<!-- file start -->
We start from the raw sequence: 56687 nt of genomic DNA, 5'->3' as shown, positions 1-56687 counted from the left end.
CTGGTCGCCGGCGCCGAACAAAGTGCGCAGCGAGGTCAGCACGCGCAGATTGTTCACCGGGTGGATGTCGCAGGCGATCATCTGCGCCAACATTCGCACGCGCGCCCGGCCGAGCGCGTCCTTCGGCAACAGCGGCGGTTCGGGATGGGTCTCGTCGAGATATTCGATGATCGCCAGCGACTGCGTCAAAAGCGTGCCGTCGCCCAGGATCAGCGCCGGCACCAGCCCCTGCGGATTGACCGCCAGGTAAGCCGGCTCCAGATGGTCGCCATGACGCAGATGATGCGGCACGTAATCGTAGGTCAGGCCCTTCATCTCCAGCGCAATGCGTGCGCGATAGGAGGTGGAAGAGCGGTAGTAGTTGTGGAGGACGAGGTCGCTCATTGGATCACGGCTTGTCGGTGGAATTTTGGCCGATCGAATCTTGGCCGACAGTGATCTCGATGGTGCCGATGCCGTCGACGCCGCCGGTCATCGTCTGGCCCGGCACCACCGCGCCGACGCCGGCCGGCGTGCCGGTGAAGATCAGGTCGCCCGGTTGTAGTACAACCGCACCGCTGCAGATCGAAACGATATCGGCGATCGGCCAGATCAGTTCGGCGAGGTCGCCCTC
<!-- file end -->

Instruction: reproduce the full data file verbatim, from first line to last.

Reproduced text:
We start from the raw sequence: 56687 nt of genomic DNA, 5'->3' as shown, positions 1-56687 counted from the left end.
CTGGTCGCCGGCGCCGAACAAAGTGCGCAGCGAGGTCAGCACGCGCAGATTGTTCACCGGGTGGATGTCGCAGGCGATCATCTGCGCCAACATTCGCACGCGCGCCCGGCCGAGCGCGTCCTTCGGCAACAGCGGCGGTTCGGGATGGGTCTCGTCGAGATATTCGATGATCGCCAGCGACTGCGTCAAAAGCGTGCCGTCGCCCAGGATCAGCGCCGGCACCAGCCCCTGCGGATTGACCGCCAGGTAAGCCGGCTCCAGATGGTCGCCATGACGCAGATGATGCGGCACGTAATCGTAGGTCAGGCCCTTCATCTCCAGCGCAATGCGTGCGCGATAGGAGGTGGAAGAGCGGTAGTAGTTGTGGAGGACGAGGTCGCTCATTGGATCACGGCTTGTCGGTGGAATTTTGGCCGATCGAATCTTGGCCGACAGTGATCTCGATGGTGCCGATGCCGTCGACGCCGCCGGTCATCGTCTGGCCCGGCACCACCGCGCCGACGCCGGCCGGCGTGCCGGTGAAGATCAGGTCGCCCGGTTGTAGTACAACCGCACCGCTGCAGATCGAAACGATATCGGCGATCGGCCAGATCAGTTCGGCGAGGTCGCCCTC